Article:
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SC Legislature approves state budget, despite opposition

COLUMBIA, S.C. (AP) — The Legislature on Tuesday approved a roughly $8 billion spending plan for state taxes, despite opposition to a provision that strips South Carolina’s higher education agency of its ability to review the bulk of public colleges’ building plans.

The Senate initially voted 19-23 to reject a budget clause suspending the Commission on Higher Education’s authority to say yes or no to public colleges’ plans for athletic facilities and all other construction projects that aren’t new academic buildings. The agency says those represent about 80 percent of all proposals.

University of South Carolina President Harris Pastides argued that removing the oversight agency from the multistep review process provides relief from “overly burdensome bureaucracy.” He contends such projects are funded by nonpublic sources, such as donations, ticket purchases and television contracts.

But Jeff Schilz, the agency’s interim president, said tuition and fees also support the projects.

The provision’s critics contend the move will lead to continued hikes in a state that already ranks highest in the Southeast for cost of a degree.

“This is taking the little bit of power they have away from them,” Sen. Chip Campsen, an Isle of Palms Republican, said of the agency. “We really ought to be moving in the direction of a Board of Regents. This moves us dramatically in the opposite direction.”

Over the past decade, the state’s public colleges have completed $3.7 billion worth of construction — “a rate which is completely unsustainable and adds to ever-rising tuition costs,” Schilz said.

Officials acknowledge the agency hasn’t previously vetted projects adequately. But they stepped up efforts after the House threatened two years ago to defund the agency entirely, calling it a rubber-stamp board.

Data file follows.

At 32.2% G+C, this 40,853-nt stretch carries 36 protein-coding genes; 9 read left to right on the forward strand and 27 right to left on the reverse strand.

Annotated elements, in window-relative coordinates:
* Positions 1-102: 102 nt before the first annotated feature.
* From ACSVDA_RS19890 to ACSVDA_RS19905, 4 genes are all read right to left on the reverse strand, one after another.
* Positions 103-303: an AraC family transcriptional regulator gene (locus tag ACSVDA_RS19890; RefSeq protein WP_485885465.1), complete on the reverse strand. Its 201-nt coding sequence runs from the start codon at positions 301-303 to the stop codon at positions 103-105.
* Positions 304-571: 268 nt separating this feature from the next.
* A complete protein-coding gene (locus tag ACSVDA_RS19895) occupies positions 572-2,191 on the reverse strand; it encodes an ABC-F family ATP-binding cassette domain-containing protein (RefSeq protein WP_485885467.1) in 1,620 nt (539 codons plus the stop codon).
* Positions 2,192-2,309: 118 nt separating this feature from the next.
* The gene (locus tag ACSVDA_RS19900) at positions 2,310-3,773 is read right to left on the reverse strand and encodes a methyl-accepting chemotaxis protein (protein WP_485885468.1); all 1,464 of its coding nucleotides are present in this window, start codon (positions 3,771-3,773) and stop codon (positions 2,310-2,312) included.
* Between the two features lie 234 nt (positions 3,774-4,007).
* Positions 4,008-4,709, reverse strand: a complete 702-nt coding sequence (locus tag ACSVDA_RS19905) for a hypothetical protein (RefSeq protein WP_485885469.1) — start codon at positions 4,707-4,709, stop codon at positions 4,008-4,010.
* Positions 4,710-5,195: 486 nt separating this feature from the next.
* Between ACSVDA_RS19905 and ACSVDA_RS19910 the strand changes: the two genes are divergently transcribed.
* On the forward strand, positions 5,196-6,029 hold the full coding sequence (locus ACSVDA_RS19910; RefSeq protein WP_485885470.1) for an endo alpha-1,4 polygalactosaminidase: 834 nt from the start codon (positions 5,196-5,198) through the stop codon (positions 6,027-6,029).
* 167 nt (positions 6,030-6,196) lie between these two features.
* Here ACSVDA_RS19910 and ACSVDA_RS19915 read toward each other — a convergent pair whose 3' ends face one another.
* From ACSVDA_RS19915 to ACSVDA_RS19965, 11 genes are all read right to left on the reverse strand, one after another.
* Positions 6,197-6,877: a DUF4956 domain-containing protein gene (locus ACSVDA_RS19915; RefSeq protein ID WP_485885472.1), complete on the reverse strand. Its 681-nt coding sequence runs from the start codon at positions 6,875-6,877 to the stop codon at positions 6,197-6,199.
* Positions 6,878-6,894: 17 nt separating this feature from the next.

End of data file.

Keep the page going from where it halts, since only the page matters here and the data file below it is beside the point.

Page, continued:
“When they did their job, they got stripped of their authority,” said Rep. Bill Taylor, an Aiken Republican. “Tuitions could rise rapidly. It’s an unwise approach.”

He called on Gov. Henry McMaster to veto the budget clause.

The move comes one year after the agency turned down Coastal Carolina University’s plans for a new, larger football stadium. The Legislature overrode the decision in the budget over then-Gov. Nikki Haley’s veto.

Last week, the agency’s board postponed voting on whether USC could buy land near campus allowing for a soccer field elsewhere.

The Senate’s initial vote put the budget in limbo. If it had held, legislators would’ve been forced to start over with budget negotiations. Faced with the possibility of having no budget before the fiscal year’s July 1 start, senators overturned their vote and approved the budget compromise 40-2.

The House voted 100-9 to approve the deal worked out last week by a six-member panel.

“Please understand what you’re about to do,” Senate President Pro Tem Hugh Leatherman, the chamber’s lead negotiator, said before the revote. “It could be a very long, hot summer.”

Sen. Darrell Jackson, a Columbia Democrat, unsuccessfully urged his colleagues to maintain their opposition.

He hoped renewed negotiations would provide money for a proposed 40,000-square-foot African-American Museum in Charleston he said would be an international tourist draw and job creator in the city where slaves were brought and sold. The Senate plan had included $5 million for the project, increasing the state’s total commitment since 2010 to $19 million. House negotiators insisted on no additional money.

Jackson said former Charleston Mayor Joe Riley was counting on more state money to begin construction in January.

The project’s estimated $75 million cost was supposed to be split between the state, local governments and donations. But the county has yet to pony up and private fundraising is “nowhere close,” Leatherman said.

“I didn’t get off the last turnip truck coming into town,” he said, adding it was a key sticking point to negotiations. “This kind of monument will not be built on hope.”

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